Analogously, the scattering plots for the gas-phase organic dicarboxylic acids and particle-phase ammonium salts are shown in Fig. 7. We chose malonic acid and succinic acid as representative organic diacids, two of the most abundant dicarboxylic acids measured in the atmospheric aerosols (Chebbi and Carlier, 1996). The nice correlations of the gas-phase malonic and succinic acids to the particle-phase ammonium study suggest that diacids contribute to the formation of ammonium in both nucleated and seeded SOA experiments. It also indicates the continuous formation of those diacids at the later stage of photooxidation in nucleated and seeded experiments. The formation mechanism of these low-molecular-weight diacids remains unclear for us and might be similar to the C1–C5 monoacids.
Our results qualitatively demonstrate that in the photooxidation of α-pinene the presence of NH3 drives the gas-phase mono- and dicarboxylic acids to the particle phase and promotes the SOA mass concentration. Previous studies have shown that the presence of NH3 can significantly enhance SOA formation from the α-pinene–ozone–photooxidation system because of the interaction of NH3 with gas-phase organic acids (Na et al., 2007; Babar et al., 2017), which is consistent with our results. Carboxylic acid is one of the key species in determining SOA physicochemical property. Our results may prompt us to reconsider the pathway of gas-phase organic acids involved in SOA formation in the atmosphere, whether they directly participate in partitioning between the gas and particle phases or they undergo secondary conversion via reaction with NH3 before they condensate on the particle phase in the atmosphere. After SOAs are formed, the carbonyl group of chemical compounds in SOA particles can also uptake NH3 heterogeneously to form nitrogen-containing compounds (Zhu et al., 2018; Liu et al., 2015; Updyke et al., 2012; Dinar et al., 2008) and organic ammonium salts (Schlag et al., 2017). In this study the N : C ratios measured by AMS were nearly constant or slightly increasing in two sets of experiments (Fig. S6), which could suggest the formation of nitrogen-containing compounds via carbonyl-NH3 heterogeneous reaction. However, we cannot rule out that NOx also participated in the formation of SOA, resulting in an increase in the N : C ratios. The interaction of NH3 and SOA affects the cloud condensation nuclei (CCN) and hygroscopic growth of SOA particles and may have a potential impact on climate change (Dinar et al., 2008).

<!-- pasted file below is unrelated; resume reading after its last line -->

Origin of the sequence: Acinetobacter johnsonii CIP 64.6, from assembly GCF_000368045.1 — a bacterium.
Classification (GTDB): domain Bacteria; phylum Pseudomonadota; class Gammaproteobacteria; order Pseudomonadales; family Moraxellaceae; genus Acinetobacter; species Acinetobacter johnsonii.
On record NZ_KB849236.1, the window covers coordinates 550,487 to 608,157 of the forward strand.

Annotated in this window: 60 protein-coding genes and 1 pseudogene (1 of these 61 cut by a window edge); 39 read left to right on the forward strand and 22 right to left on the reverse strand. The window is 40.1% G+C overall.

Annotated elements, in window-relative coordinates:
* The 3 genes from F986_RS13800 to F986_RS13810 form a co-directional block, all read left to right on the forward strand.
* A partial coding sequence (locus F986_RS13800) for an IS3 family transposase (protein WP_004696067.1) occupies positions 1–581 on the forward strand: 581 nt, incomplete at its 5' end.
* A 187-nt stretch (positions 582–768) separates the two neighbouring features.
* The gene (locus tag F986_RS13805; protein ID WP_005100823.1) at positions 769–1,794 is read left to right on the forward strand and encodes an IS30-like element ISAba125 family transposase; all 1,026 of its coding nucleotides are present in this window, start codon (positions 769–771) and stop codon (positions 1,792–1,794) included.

3.3 Ammonium relevant to PMF-solved SOA component
PMF analysis on the high-resolution organic mass spectra resolved the organic component to two factors in the nucleation experiments: MO-OOA (more oxidized oxygenated organic aerosol) and LO-OOA (less oxidized OOA). The oxidation level of MO-OOA is represented by an O : C ratio of 0.47 in this study, which is close to the value of 0.48 for MO-OOA determined in New York City in summer (Sun et al., 2012). Its time series shows a good correlation to the measured gas-phase monocarboxylic and diacids such as butyric and succinic acids. The second factor LO-OOA is featured by an O : C ratio of 0.38. Its time series is related to the gas-phase oxidant products such as pinonaldehyde. The mass spectra profiles and time series of the two factors are shown in Fig. S7. In this study, the formation of ammonium salts is consistent with MO-OOA factor and also organic mono- and diacids (Fig. 8). A higher oxidized organic factor is usually associated with the formation of organic mono- and diacids. These results further suggest that the ammonium has a close relation to the organic acids. Our observation is in agreement with the study by Schlag et al. (2017) where they showed by field data that NH4 is associated with a more oxygenated organic aerosol factor.
The SOA experiments were carried out from photooxidation reaction of α-pinene in the presence of NH3 in a 29 m3 indoor simulation chamber. Experiments were designed for SOA formation in the presence of ammonium sulfate seeds and in the absence of seed aerosols. The chemical composition and time series of compounds in the gas and particle phase were characterized by an online high-resolution time-of-flight proton-transfer-reaction mass spectrometer (PTRMS) and a high-resolution time-of-flight aerosol mass spectrometer (AMS), respectively.